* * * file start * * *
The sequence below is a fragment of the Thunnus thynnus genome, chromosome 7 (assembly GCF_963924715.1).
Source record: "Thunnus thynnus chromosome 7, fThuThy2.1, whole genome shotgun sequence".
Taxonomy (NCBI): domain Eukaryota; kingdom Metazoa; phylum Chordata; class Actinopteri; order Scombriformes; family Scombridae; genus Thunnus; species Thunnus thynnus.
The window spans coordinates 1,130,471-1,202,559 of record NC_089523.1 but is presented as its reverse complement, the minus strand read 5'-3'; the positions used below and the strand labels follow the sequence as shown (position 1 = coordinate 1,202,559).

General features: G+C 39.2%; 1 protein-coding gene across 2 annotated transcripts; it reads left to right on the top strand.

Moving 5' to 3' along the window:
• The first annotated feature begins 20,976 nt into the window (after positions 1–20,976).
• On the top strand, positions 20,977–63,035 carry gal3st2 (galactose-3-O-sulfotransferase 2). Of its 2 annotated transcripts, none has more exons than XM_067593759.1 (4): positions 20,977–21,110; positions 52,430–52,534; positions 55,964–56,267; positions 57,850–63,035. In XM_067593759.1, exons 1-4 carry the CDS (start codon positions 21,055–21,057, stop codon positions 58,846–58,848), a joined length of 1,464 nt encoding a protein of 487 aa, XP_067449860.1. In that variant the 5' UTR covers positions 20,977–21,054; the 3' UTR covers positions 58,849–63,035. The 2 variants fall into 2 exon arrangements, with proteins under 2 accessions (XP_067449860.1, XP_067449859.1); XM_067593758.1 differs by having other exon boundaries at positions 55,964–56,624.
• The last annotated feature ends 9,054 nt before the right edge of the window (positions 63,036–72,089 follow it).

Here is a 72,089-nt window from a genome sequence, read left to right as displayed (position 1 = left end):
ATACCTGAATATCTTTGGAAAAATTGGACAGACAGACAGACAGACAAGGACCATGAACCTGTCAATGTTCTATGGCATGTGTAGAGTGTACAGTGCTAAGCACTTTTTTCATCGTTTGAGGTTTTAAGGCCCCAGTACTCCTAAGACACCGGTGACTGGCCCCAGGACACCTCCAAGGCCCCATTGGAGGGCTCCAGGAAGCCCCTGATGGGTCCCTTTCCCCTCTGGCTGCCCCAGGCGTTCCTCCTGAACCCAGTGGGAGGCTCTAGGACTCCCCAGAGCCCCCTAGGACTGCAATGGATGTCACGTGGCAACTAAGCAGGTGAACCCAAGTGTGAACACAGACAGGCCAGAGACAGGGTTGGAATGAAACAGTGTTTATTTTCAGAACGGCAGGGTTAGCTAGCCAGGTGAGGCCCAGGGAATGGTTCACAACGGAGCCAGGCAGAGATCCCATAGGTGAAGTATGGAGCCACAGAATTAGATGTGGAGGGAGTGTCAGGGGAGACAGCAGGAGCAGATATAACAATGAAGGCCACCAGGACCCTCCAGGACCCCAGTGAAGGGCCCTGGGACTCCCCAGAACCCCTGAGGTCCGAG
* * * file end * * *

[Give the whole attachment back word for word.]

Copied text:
The sequence below is a fragment of the Thunnus thynnus genome, chromosome 7 (assembly GCF_963924715.1).
Source record: "Thunnus thynnus chromosome 7, fThuThy2.1, whole genome shotgun sequence".
Taxonomy (NCBI): domain Eukaryota; kingdom Metazoa; phylum Chordata; class Actinopteri; order Scombriformes; family Scombridae; genus Thunnus; species Thunnus thynnus.
The window spans coordinates 1,130,471-1,202,559 of record NC_089523.1 but is presented as its reverse complement, the minus strand read 5'-3'; the positions used below and the strand labels follow the sequence as shown (position 1 = coordinate 1,202,559).

General features: G+C 39.2%; 1 protein-coding gene across 2 annotated transcripts; it reads left to right on the top strand.

Moving 5' to 3' along the window:
• The first annotated feature begins 20,976 nt into the window (after positions 1–20,976).
• On the top strand, positions 20,977–63,035 carry gal3st2 (galactose-3-O-sulfotransferase 2). Of its 2 annotated transcripts, none has more exons than XM_067593759.1 (4): positions 20,977–21,110; positions 52,430–52,534; positions 55,964–56,267; positions 57,850–63,035. In XM_067593759.1, exons 1-4 carry the CDS (start codon positions 21,055–21,057, stop codon positions 58,846–58,848), a joined length of 1,464 nt encoding a protein of 487 aa, XP_067449860.1. In that variant the 5' UTR covers positions 20,977–21,054; the 3' UTR covers positions 58,849–63,035. The 2 variants fall into 2 exon arrangements, with proteins under 2 accessions (XP_067449860.1, XP_067449859.1); XM_067593758.1 differs by having other exon boundaries at positions 55,964–56,624.
• The last annotated feature ends 9,054 nt before the right edge of the window (positions 63,036–72,089 follow it).

Here is a 72,089-nt window from a genome sequence, read left to right as displayed (position 1 = left end):
ATACCTGAATATCTTTGGAAAAATTGGACAGACAGACAGACAGACAAGGACCATGAACCTGTCAATGTTCTATGGCATGTGTAGAGTGTACAGTGCTAAGCACTTTTTTCATCGTTTGAGGTTTTAAGGCCCCAGTACTCCTAAGACACCGGTGACTGGCCCCAGGACACCTCCAAGGCCCCATTGGAGGGCTCCAGGAAGCCCCTGATGGGTCCCTTTCCCCTCTGGCTGCCCCAGGCGTTCCTCCTGAACCCAGTGGGAGGCTCTAGGACTCCCCAGAGCCCCCTAGGACTGCAATGGATGTCACGTGGCAACTAAGCAGGTGAACCCAAGTGTGAACACAGACAGGCCAGAGACAGGGTTGGAATGAAACAGTGTTTATTTTCAGAACGGCAGGGTTAGCTAGCCAGGTGAGGCCCAGGGAATGGTTCACAACGGAGCCAGGCAGAGATCCCATAGGTGAAGTATGGAGCCACAGAATTAGATGTGGAGGGAGTGTCAGGGGAGACAGCAGGAGCAGATATAACAATGAAGGCCACCAGGACCCTCCAGGACCCCAGTGAAGGGCCCTGGGACTCCCCAGAACCCCTGAGGTCCGAG